Greg KH Recommends Avoiding Alder Lake Laptops - Intel Webcam Linux Driver Long Ways Out

Written by Michael Larabel in Intel on 15 August 2022 at 06:50 AM EDT. 52 Comments
Greg Kroah-Hartman as the Linux kernel's stable maintainer and effectively Linus Torvalds' second-in-command has suggested avoiding Intel Alder Lake laptops. While much of the Alder Lake laptop support for Linux is in good shape, the exception is around web cameras. These newer laptops with Intel's latest web-camera tech are not currently supported by the mainline kernel and require proprietary software for use. Some platforms like Ubuntu and ChromeOS are picking up these blobs for now while a proper open-source, upstream solution is likely months -- or likely about one year -- away.

The MIPI IPU6 camera found with newer Alder Lake laptops like in the Dell XPS 13 9315/9320 and Lenovo ThinkPad X1 Carbon is unfortunately not Linux-friendly at this time.

Intel has published a repository with IPU6 kernel driver code but is not intended for upstream kernel use. Besides only working with a limited range of kernel versions (Linux 5.15 LTS being their target right now), the IPU6 driver code on GitHub also isn't intended for use with all OEM devices having the IPU6 web cameras.

It was also raised that besides the kernel drivers not being upstream, the IPU6 usage currently has a proprietary stack in user-space and the exposed user-space API isn't making use of the common Video 4 Linux 2 (V4L2) interface. The IPU6 camera is much more complex and thus the software side changes are more involved while camera vendors being hesitant on opening any imaging algorithms. Libcamera developer Laurent Pinchart commented, "For the time being, I agree with your recommendation to not buy these devices if you care about camera support."

Greg KH then commented:
I second this, don't buy these devices if the vendor is not willing to get their drivers upstreamed properly.

It was then brought up by a Google engineer that the plan is to introduce the CAM kernel API for use by the IPU6 driver as an alternative to the existing V4L2 interfaces. The Chrome OS kernel sources do have the initial CAM code but it hasn't yet went through any upstream review. Additionally, Google engineers want to convert Intel's older image processing unit drivers over to the CAM kernel API before sending it out for upstream review and trying to mainline it in order to make sure the API is suitable for older IPUs.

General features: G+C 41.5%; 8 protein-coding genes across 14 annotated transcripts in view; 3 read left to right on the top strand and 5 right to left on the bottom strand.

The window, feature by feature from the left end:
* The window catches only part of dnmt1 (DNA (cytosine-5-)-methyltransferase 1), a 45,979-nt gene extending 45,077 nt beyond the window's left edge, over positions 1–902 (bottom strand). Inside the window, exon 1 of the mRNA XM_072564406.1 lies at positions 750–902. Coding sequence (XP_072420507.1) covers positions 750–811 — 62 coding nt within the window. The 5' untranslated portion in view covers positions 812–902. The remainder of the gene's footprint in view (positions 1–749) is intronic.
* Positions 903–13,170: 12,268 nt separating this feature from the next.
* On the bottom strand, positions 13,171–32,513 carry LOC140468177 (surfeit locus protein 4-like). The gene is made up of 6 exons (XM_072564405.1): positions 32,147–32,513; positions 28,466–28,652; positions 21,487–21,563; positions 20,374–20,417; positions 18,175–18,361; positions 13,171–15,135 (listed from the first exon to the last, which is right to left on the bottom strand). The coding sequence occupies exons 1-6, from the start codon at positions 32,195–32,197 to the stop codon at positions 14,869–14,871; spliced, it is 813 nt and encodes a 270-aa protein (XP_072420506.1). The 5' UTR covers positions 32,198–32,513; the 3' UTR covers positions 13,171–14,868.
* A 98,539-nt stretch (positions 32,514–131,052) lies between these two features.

That CAM API work as a prerequisite to working toward upstreaming the Intel IPU6 driver is a lengthy affair. It's likely to be months at least before that camera API is sorted out, "we are certainly not talking "weeks", we are talking "months". Several months is a realistic timeline."

That then led Greg KH to reaffirm his earlier statement around not buying Alder Lake laptops:
Ok, so getting this merged is a good year out at the best, realistically 2 years given that once you submit the first version for review, the real work will start happening.

So I'll stick with my original statement, don't buy this hardware as the vendors don't seem to want to upstream the drivers any time soon :(

Laurent Pinchart went on to comment on the likelihood this is a long process before the new webcamera driver support is upstreamed, "If I were to bet, I'd say no less than a year :-) And even then, as stated separately, you'll have to convince the upstream community that the API is suitable. It would be best to work with upstream today on a proposal that please all parties, and not wait a year for a full implementation to be ready, submitted, and rejected."

Long story short, newer Alder Lake laptops sporting MIPI IPU6 web cameras do not have upstream/open-source Linux driver support yet. There are some out-of-tree kernel patches from Intel but not mainlined and require closed-source user-space software currently for this more sophisticated image processing unit. The likes of Ubuntu and Google's Chrome OS are coping with it by patching their builds with these bits. But if you need working laptop web camera support, it's likely to be the better part of a year or more before there will be nice upstream open-source Linux support for Intel IPU6 web cameras.
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